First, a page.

ASEAN, India Banking Systems Well Positioned to Cope With Tapering, Higher Interest Rates: Moody's

The banking systems in ASEAN and India are resilient to the financial impacts of the reduction of monetary stimulus by the US Federal Reserve, or the risk of higher interest rates more generally, according to Moody's Investors Service.

 

"The strengths of these banking systems are currently underpinned by their relatively strong capital buffers, modest levels of problem loans, high recurrent profitability and low reliance on foreign funding," says Eugene Tarzimanov, a Moody's Vice President and Senior Credit Officer.

 

"Moreover, the banks will continue to benefit from a supportive economic environment in the region, characterized by growing trade flows between Asia and the recovering economies of the US and Europe," adds Tarzimanov, speaking on the release of a new Moody's report, "ASEAN and Indian Banks Resilient to US Tapering and Higher Interest Rates."

 

"At the same time, these systems could also face pockets of risk, as tapering lifts their economies out from a long period of low interest rates and speculative capital inflows into a new credit cycle characterised by slower economic and credit growth, and higher cost of funds," says Tarzimanov.

 

"In particular, the key downside risks are a sharp rise in debt-servicing burdens in economies that have seen strong credit growth and are now more leveraged, and adverse asset price adjustments that could affect the banks' capitalization position and loan quality," says Tarzimanov. "We note, for example, that the ASEAN and India economies have seen pronounced gains in real estate prices in recent years."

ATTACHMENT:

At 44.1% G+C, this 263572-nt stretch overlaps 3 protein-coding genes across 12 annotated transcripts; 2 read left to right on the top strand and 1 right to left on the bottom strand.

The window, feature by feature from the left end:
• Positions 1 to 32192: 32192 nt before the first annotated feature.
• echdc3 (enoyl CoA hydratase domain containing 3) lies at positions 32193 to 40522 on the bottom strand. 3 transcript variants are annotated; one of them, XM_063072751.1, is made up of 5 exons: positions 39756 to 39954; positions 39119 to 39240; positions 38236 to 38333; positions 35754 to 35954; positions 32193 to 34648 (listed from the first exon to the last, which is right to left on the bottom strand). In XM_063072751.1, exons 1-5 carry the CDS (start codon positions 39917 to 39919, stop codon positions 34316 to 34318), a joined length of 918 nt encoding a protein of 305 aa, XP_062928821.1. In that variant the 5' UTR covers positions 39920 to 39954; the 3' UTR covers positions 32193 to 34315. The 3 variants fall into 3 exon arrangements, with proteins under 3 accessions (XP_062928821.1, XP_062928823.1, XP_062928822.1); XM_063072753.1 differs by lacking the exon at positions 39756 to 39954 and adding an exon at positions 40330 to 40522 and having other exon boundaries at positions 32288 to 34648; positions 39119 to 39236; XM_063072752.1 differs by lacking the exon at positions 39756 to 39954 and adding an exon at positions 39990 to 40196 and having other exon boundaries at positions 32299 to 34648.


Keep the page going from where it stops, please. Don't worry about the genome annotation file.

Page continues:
The report considers that interest rates will likely rise and capital flows should continue to reverse, as a result of tapering, which was signaled by the US Federal Reserve in May 2013 but effectively started last December.

 

Consequently, ASEAN and Indian banks will see higher problem loans on their corporate and retail exposures, especially on foreign currency loans, if their domestic currencies fall substantially.

 

Negative financial market adjustments would also lead to mark-to-market losses on the banks' securities investments.

 

Nevertheless, higher interest rates will support the banks' net interest margins, which, to some extent, will mitigate their higher credit costs.

 

In addition, funding will not be a key risk, because ASEAN and Indian banks exhibit low levels of foreign currency borrowings. Most operate with loan-to-deposit ratios of around 90%, with foreign currency borrowings accounting for less than 2% of liabilities.

 

The report also notes that, compared with other emerging markets, ASEAN and Indian banking systems are more resilient to the potential adverse impacts associated with tapering, mostly owing to the high economic growth rates in the region, relatively large reserves at the sovereign level, rising income levels, and the banks' own good credit fundamentals.

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